Regional Special Needs School in Windsor, CT Makes Security and Student Welfare a Priority One Badge at a Time

The safety of students and educators in our schools remains the highest priority and biggest concern of today’s school officials.  This message has been driven home repeatedly by tragedies such as the Columbine school massacre in the 90s and the host of other copycat tragedies that have followed, including the senseless murder of Amish children in October 2006.  In the close-knit Amish community, the word security was probably never in anyone’s vocabulary. 


        These tragedies aside, the growing challenge in so many school districts nationwide and internationally are budget cuts that will continue to force school administrators to choose between keeping academic programs versus creating stronger security.   River Street School in Windsor, Conn. is one of those schools.  But its administrators didn’t wait until security became a major issue or a threatening situation. School officials did something about it. 

River Street School, which is part of Capitol Region Education Council (CREC), and its programs serve more than two hundred students aged 3 - 21 with a variety of behavioral, communicative, and neurological disorders.  

These students receive services in a variety of locations including the River Street School campus in Windsor, CT; in satellite classrooms under the direction of an Integrated Program Model; in public school classrooms; at our Coltsville programs, and in the students' homes.  The safety and security of these students is critical. 

Since 1966, the Capitol Region Education Council, working with and for its member districts, has developed a wide array of cost-effective and high-quality programs and services to meet the educational needs of children and adults in the Capitol Region of Conn. 

A River Street educator had seen a simple, easy-to-use and portable security badge registry log at another school in the area and asked for more information.  The company, who manufactured the Visitor Pass Registry Book, was Data Management of Farmington, Conn.

Deirdre Reidy, facilities manager, was on the selection committee.  “We chose the visitor pass because we felt it was going to be one of the easiest systems to use,” said Reidy.  “The company was really easy to work with in terms of producing the badge that we wanted for our building. 

 “I really had no idea what we wanted.  They let us draw up a couple of examples.  They helped, they critiqued.  They really helped us design a product that would work for us, and our log registry was really customized for our program.” 

According to River Street school social worker, Anne Cuvellier, “We really don’t have to talk much about safety & security, because in recent year’s school security has come so much to the forefront of administrator and parent concerns.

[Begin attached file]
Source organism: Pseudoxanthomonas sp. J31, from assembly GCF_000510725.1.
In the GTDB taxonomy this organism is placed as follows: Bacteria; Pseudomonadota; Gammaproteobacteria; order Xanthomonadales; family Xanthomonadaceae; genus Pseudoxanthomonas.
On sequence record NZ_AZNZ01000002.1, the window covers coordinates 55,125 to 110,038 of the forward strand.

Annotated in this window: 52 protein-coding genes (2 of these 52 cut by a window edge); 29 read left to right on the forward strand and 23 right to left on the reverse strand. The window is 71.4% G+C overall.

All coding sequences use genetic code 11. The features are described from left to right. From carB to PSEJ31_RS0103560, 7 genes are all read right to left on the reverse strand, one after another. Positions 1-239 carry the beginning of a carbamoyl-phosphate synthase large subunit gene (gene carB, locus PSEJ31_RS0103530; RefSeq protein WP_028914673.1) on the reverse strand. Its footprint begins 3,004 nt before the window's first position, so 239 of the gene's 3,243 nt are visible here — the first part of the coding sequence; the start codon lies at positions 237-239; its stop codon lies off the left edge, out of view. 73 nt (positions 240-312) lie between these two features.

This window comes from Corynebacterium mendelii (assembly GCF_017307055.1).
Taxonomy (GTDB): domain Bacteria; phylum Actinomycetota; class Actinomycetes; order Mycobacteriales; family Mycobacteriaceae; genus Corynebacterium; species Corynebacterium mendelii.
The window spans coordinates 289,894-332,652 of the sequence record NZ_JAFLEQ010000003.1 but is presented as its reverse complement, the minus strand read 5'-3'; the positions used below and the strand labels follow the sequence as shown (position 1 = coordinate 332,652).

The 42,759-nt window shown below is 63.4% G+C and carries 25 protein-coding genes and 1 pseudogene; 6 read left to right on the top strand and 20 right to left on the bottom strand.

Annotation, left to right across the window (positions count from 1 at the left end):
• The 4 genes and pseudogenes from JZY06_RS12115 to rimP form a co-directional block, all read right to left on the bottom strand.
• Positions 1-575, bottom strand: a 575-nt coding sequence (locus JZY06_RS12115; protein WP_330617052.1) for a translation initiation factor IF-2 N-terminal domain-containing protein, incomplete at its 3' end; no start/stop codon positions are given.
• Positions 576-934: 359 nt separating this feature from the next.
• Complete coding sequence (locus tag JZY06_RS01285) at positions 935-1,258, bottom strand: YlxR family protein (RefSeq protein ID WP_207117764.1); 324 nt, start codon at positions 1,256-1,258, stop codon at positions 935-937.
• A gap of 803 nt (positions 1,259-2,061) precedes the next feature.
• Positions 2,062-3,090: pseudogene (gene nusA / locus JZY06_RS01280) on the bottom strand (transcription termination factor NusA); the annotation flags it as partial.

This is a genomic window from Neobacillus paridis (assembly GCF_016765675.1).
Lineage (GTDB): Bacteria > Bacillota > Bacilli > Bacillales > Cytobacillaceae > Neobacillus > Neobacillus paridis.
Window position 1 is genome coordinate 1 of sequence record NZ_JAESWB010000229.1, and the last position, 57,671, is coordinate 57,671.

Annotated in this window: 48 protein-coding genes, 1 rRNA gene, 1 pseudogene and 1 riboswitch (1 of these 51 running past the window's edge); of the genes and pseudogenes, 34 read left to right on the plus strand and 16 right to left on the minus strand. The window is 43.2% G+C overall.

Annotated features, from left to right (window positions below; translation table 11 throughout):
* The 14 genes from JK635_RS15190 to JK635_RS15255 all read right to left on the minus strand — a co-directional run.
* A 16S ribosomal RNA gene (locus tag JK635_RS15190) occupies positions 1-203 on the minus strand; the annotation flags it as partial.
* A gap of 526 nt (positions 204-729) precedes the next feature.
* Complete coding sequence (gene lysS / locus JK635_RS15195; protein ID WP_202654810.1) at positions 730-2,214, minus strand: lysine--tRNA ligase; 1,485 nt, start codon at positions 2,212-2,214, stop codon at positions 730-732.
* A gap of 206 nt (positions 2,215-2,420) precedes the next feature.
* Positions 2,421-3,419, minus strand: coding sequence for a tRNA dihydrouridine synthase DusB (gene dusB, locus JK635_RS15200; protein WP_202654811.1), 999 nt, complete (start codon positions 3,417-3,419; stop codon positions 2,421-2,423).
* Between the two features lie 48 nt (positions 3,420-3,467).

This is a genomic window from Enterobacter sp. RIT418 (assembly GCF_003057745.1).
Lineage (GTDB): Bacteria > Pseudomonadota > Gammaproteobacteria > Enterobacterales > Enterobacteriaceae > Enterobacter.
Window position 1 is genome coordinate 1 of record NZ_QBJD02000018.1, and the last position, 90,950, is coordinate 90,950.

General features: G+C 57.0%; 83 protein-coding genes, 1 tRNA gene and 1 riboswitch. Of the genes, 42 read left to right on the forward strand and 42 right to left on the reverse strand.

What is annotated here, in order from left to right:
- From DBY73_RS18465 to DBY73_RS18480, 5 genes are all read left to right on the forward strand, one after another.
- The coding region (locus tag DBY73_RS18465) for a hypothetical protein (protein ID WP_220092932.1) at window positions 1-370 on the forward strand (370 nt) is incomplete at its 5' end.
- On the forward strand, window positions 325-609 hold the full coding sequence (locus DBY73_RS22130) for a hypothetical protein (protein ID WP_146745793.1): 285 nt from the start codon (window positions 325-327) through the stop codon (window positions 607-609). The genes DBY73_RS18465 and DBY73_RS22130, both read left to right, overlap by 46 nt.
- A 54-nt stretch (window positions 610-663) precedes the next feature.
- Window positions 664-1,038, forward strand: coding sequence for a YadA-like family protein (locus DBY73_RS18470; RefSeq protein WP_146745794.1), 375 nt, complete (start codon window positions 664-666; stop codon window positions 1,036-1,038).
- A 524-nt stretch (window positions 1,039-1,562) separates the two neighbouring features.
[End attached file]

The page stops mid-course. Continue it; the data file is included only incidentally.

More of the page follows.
“With the Visitor Pass Registry Book, we don’t need to have a separate badge, sign-in sheet, and sign-out sheet,” Cuvellier said. “It’s an all-in-one package — which works.  Various staff members at River Street School said that the Visitor Pass product is very easy to use. 

“A visitor arrives and just signs in.  It’s not threatening at all.  After signing, the visitor simply peels off the tag and sticks it on a lapel or on a dress, which makes the badges very user-friendly.”

The Visitor Pass registry is particularly valuable in an emergency because the school secretary can just take the whole logbook outside, according to River Street staff.  When the principal is doing his checks, he knows that any visitor who came into the building should now also be outside of the building.  School personnel can be in radio contact and know that everyone made it out of the building, even those people that might have been in a conference room.  And with the log, school visitors can be checked against visitor lists. 

“We use Visitor Pass to identify visitors coming into the building and we can ensure that they’ve stopped at the front desk, they’ve checked in, they belong here and that we know that they’re supposed to be here,” said Anne Cuvellier.  “I think the most important part is seeing that visual aid.  There’s a lot of staff in the building.  And there are a lot of people coming into the building.  We can’t afford not to know.  I have a more secure feeling.”

Cuvellier said that seeing the badge eliminates that awkward question, “Do I approach the person and ask why he or she is here? The staff knows at a glance that the person has already checked in at the office and is okay to be in the building.